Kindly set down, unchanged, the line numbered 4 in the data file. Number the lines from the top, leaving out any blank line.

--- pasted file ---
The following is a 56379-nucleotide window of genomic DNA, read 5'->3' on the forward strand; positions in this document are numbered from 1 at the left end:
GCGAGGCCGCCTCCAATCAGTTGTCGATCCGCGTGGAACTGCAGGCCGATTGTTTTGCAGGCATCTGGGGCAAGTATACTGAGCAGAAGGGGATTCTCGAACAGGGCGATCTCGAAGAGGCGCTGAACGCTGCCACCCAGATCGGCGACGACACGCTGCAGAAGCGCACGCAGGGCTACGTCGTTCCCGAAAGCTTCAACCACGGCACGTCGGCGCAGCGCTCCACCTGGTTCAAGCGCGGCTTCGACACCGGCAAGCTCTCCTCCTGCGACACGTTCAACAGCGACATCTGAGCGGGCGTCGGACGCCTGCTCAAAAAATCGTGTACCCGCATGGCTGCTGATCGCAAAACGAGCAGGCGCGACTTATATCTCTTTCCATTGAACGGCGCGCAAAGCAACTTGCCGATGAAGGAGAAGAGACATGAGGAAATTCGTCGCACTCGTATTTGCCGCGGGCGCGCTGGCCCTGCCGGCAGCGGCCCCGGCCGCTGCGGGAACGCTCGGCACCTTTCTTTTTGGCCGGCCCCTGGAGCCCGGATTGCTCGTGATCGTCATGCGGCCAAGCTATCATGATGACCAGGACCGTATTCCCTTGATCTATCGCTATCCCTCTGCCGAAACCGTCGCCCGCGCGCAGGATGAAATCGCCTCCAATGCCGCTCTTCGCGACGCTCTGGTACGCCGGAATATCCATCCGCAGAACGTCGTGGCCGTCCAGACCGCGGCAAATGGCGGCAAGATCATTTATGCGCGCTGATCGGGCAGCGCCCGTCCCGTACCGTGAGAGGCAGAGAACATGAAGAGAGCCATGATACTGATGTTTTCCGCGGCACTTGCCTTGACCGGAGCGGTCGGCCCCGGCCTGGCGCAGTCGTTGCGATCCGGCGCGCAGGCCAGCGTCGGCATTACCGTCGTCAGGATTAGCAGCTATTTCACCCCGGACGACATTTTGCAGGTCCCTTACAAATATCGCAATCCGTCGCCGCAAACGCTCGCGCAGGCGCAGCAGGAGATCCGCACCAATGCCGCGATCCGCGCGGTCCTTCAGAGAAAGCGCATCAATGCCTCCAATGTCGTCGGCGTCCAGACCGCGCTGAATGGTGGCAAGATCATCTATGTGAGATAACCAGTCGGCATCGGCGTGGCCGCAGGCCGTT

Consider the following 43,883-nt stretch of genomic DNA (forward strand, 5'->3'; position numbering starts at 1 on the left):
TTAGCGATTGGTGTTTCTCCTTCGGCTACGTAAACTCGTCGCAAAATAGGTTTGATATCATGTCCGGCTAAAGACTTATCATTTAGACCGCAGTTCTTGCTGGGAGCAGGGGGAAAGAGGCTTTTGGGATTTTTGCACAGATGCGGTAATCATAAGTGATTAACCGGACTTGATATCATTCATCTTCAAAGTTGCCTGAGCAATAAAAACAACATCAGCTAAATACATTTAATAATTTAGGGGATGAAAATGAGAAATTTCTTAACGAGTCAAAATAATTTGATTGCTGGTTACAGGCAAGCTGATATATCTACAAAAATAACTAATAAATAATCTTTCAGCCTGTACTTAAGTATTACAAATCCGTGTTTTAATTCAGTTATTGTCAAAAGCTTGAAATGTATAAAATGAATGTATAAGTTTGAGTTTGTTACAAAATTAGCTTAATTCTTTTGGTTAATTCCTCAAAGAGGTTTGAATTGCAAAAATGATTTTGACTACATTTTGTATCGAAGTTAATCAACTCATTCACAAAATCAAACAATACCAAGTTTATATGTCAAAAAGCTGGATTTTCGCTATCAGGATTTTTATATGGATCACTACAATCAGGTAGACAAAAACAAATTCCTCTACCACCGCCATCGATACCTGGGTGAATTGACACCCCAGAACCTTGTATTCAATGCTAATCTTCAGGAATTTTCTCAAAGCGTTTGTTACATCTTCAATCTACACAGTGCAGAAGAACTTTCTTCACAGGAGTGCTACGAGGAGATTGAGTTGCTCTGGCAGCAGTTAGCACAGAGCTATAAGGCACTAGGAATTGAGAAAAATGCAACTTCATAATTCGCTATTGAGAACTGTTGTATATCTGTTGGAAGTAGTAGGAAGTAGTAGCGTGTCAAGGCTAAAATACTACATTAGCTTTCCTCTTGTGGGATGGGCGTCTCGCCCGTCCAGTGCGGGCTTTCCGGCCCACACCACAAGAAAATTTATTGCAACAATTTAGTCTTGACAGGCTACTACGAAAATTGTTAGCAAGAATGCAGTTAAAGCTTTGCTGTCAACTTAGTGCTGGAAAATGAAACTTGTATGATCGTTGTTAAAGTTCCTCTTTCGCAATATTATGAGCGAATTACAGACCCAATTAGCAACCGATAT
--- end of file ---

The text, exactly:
TTAGCGATTGGTGTTTCTCCTTCGGCTACGTAAACTCGTCGCAAAATAGGTTTGATATCATGTCCGGCTAAAGACTTATCATTTAGACCGCAGTTCTTGCTGGGAGCAGGGGGAAAGAGGCTTTTGGGATTTTTGCACAGATGCGGTAATCATAAGTGATTAACCGGACTTGATATCATTCATCTTCAAAGTTGCCTGAGCAATAAAAACAACATCAGCTAAATACATTTAATAATTTAGGGGATGAAAATGAGAAATTTCTTAACGAGTCAAAATAATTTGATTGCTGGTTACAGGCAAGCTGATATATCTACAAAAATAACTAATAAATAATCTTTCAGCCTGTACTTAAGTATTACAAATCCGTGTTTTAATTCAGTTATTGTCAAAAGCTTGAAATGTATAAAATGAATGTATAAGTTTGAGTTTGTTACAAAATTAGCTTAATTCTTTTGGTTAATTCCTCAAAGAGGTTTGAATTGCAAAAATGATTTTGACTACATTTTGTATCGAAGTTAATCAACTCATTCACAAAATCAAACAATACCAAGTTTATATGTCAAAAAGCTGGATTTTCGCTATCAGGATTTTTATATGGATCACTACAATCAGGTAGACAAAAACAAATTCCTCTACCACCGCCATCGATACCTGGGTGAATTGACACCCCAGAACCTTGTATTCAATGCTAATCTTCAGGAATTTTCTCAAAGCGTTTGTTACATCTTCAATCTACACAGTGCAGAAGAACTTTCTTCACAGGAGTGCTACGAGGAGATTGAGTTGCTCTGGCAGCAGTTAGCACAGAGCTATAAGGCACTAGGAATTGAGAAAAATGCAACTTCATAATTCGCTATTGAGAACTGTTGTATATCTGTTGGAAGTAGTAGGAAGTAGTAGCGTGTCAAGGCTAAAATACTACATTAGCTTTCCTCTTGTGGGATGGGCGTCTCGCCCGTCCAGTGCGGGCTTTCCGGCCCACACCACAAGAAAATTTATTGCAACAATTTAGTCTTGACAGGCTACTACGAAAATTGTTAGCAAGAATGCAGTTAAAGCTTTGCTGTCAACTTAGTGCTGGAAAATGAAACTTGTATGATCGTTGTTAAAGTTCCTCTTTCGCAATATTATGAGCGAATTACAGACCCAATTAGCAACCGATAT